Part 2 - Crux
What does a Roman carriage have anything to do with crucifixion? To tell you the truth, it has something to do with the central point of the matter - and of the structure upon which Romans crucified their worst criminals. And it is the central point of the structure that makes the physics of crucifixion work, and enables the prisoner to suffer for days, maybe a week, instead of just a few hours.
But like I said in Part 1, I think the first thing we should look at is how the lexicons define CRUX, which is the Latin word for CROSS.
And so I present to you the Lewis and Short Lexicon entry for Crux.
crux, ŭcis, f. (m., Enn. ap. Non. p. 195, 13; Gracch. ap.
Fest. s. v. masculino, p. 150, 24, and 151, 12 Müll.) [perh. kindred with circus].
A. In gen., a tree, frame, or other wooden instruments of execution, on which criminals were impaled or hanged, Sen. Prov. 3, 10; Cic. Rab. Perd. 3, 10 sqq.—
B. In partic., a cross, Ter. And. 3, 5, 15; Cic. Verr. 2, 1, 3, § 7; 2, 1, 4, § 9; id. Pis. 18, 42; id. Fin. 5, 30, 92; Quint. 4, 2, 17; Tac. A. 15, 44; Hor. S. 1, 3, 82; 2, 7, 47; id. Ep. 1, 16, 48 et saep.: “dignus fuit qui malo cruce periret, Gracch. ap. Fest. l. l.: pendula,” the pole of a carriage, Stat. S. 4, 3, 28. —
A. As a term of reproach, a gallows bird, a hempen rascal, Plaut. Pers. 5, 2, 17.—
B. Transf., torture, trouble, misery, destruction, etc. (so most freq. in Plaut. and Ter., and in the former esp. freq. in connection with mala): aliqua mala crux, tormentor (of a prostitute), Plaut. Aul. 3, 5, 48; cf.: “illae cruces,” Ter. Eun. 2, 3, 92: “quae te mala crux agitat?” what tormentor troubles you? Plaut. Bacch. 4, 2, 2: “abstraxit hominem in maximam malam crucem,” id. Men. prol. 66: “quaerere in malo crucem,” Ter. Phorm. 3, 3, 11.—Prov.: “summum jus antiqui summam putabant crucem,” Col. 1, 7, 2.—Hence, in colloq. lang.: “I (abi, etc.) in malam crucem!” go to the devil! go and be hanged! Plaut. Cas. 3, 5, 17; id. Ps. 3, 2, 57; 4, 7, 86 al.; Ter. Phorm. 2, 3, 21; cf.: Cy. Num quid vis? Me. Ut eas maximam in malam crucem, Plaut. Men. 2, 2, 53; id. Capt. 3, 1, 9.—Without mala: “I in crucem,” Plaut. As. 5, 2, 91.—And ellipt.: “in malam crucem!” Plaut. Cas. 5, 4, 8; id. Ps. 5, 2, 5. —Hence, Ital. croce; Fr. croix.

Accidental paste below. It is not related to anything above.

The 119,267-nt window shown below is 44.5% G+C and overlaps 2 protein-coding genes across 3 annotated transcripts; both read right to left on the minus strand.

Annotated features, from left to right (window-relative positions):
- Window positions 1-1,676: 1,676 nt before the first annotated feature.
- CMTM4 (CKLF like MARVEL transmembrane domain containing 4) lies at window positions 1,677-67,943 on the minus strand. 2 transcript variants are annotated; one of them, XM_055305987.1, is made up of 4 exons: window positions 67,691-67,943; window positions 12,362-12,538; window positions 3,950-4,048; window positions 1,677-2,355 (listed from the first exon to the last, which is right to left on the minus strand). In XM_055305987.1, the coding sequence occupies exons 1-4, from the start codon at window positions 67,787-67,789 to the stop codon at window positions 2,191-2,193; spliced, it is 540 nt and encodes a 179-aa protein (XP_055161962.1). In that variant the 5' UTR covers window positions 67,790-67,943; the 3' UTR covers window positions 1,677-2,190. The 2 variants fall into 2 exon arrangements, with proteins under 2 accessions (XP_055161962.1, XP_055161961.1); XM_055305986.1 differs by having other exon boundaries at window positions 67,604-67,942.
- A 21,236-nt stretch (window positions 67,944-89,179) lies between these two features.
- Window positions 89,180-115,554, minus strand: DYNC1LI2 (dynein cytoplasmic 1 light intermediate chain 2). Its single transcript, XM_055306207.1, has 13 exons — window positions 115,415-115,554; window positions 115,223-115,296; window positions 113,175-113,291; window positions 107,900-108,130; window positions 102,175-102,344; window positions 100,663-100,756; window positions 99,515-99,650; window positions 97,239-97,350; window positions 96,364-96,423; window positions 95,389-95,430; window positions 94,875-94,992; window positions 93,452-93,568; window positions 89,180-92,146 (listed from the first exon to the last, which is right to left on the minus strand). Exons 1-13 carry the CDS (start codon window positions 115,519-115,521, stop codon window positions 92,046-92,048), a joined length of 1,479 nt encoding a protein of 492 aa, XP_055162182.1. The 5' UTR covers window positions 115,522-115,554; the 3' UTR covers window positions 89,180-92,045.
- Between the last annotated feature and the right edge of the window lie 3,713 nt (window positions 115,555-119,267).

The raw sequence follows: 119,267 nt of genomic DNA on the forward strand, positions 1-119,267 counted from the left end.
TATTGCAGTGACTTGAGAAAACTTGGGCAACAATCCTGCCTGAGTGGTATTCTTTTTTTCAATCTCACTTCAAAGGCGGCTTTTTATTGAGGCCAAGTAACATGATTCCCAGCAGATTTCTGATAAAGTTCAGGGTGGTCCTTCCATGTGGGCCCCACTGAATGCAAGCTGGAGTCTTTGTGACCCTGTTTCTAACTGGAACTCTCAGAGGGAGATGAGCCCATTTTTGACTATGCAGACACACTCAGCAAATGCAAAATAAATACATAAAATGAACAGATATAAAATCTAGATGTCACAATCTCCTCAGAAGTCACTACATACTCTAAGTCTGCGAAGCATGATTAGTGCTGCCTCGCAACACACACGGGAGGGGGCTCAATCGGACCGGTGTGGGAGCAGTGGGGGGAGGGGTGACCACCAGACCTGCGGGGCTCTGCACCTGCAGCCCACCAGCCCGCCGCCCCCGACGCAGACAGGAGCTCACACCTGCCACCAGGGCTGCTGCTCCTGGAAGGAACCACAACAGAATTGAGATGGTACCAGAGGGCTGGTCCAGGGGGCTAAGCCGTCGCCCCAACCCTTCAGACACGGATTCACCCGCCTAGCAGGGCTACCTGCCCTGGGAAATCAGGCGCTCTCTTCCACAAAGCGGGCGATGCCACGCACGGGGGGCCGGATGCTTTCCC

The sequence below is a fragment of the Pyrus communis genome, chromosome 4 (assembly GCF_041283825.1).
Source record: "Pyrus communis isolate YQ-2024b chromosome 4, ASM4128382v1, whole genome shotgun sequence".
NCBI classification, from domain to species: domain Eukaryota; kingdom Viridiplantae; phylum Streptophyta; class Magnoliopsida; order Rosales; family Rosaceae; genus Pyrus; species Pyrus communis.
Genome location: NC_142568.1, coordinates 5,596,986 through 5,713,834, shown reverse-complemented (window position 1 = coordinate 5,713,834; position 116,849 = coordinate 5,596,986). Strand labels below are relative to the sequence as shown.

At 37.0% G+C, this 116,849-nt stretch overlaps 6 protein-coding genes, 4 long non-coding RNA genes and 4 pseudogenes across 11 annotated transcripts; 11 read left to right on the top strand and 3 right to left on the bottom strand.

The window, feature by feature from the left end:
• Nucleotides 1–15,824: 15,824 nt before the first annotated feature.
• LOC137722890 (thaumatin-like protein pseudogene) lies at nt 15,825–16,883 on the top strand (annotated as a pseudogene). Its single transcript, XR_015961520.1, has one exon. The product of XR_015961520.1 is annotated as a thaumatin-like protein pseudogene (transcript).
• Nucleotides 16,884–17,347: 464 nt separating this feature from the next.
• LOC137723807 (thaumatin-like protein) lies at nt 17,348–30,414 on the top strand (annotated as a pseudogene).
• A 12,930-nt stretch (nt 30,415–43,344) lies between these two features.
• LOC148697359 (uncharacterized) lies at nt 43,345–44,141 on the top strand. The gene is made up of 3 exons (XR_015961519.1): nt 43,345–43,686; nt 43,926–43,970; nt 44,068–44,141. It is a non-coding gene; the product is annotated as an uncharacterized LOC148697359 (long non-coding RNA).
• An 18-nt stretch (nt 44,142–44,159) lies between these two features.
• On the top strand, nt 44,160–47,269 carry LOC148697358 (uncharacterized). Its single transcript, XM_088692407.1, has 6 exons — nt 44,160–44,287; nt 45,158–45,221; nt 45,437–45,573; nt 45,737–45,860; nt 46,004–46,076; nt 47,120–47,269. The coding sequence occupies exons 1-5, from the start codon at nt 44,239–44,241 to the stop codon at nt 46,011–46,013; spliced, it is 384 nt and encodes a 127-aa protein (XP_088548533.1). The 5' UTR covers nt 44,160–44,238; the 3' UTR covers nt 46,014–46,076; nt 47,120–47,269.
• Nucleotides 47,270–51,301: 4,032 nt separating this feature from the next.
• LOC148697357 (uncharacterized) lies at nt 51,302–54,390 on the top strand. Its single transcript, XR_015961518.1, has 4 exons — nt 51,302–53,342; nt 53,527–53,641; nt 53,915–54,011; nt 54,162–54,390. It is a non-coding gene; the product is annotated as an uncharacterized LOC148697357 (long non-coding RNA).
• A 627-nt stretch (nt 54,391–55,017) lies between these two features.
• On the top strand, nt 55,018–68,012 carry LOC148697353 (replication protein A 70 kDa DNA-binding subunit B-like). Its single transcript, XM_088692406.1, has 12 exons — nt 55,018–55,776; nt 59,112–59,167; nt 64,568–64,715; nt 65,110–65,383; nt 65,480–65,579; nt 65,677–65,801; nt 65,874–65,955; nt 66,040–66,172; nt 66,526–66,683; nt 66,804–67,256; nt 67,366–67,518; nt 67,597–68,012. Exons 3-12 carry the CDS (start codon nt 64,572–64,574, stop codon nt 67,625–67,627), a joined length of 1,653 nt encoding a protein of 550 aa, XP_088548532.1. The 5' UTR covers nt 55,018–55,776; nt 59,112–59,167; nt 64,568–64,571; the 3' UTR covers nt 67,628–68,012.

Also the Elementary Lewis Lexicon entry for the same word.
crux ucis, f
CVR-, a gallows, frame, tree (on which criminals were impaled or hanged), C.—A cross: (mereri) crucem, T.: cruci suffixi: in crucem acti, S.: Non pasces in cruce corvos, H.: pretium sceleris, Iu.—Torture, trouble, misery, destruction: quaerere in malo crucem, T.—Colloq.: i in malam crucem! go and be hanged, T.
From these two entries we get the following for crux:
1. A tree, frame, or other wooden instruments of execution upon which criminals were hanged or impaled;
2. A cross;
3. The pole of a carriage (or wagon or chariot) - see the photo above - ;
4. A term of reproach, a gallows bird, an 'empen rascal;
5. A torture, trouble, misery, destruction;
6. A tormenter;
7. In the colliquilar, an indirect object or an agent in an obscene curse where the recipient is urged to go to utter perdition.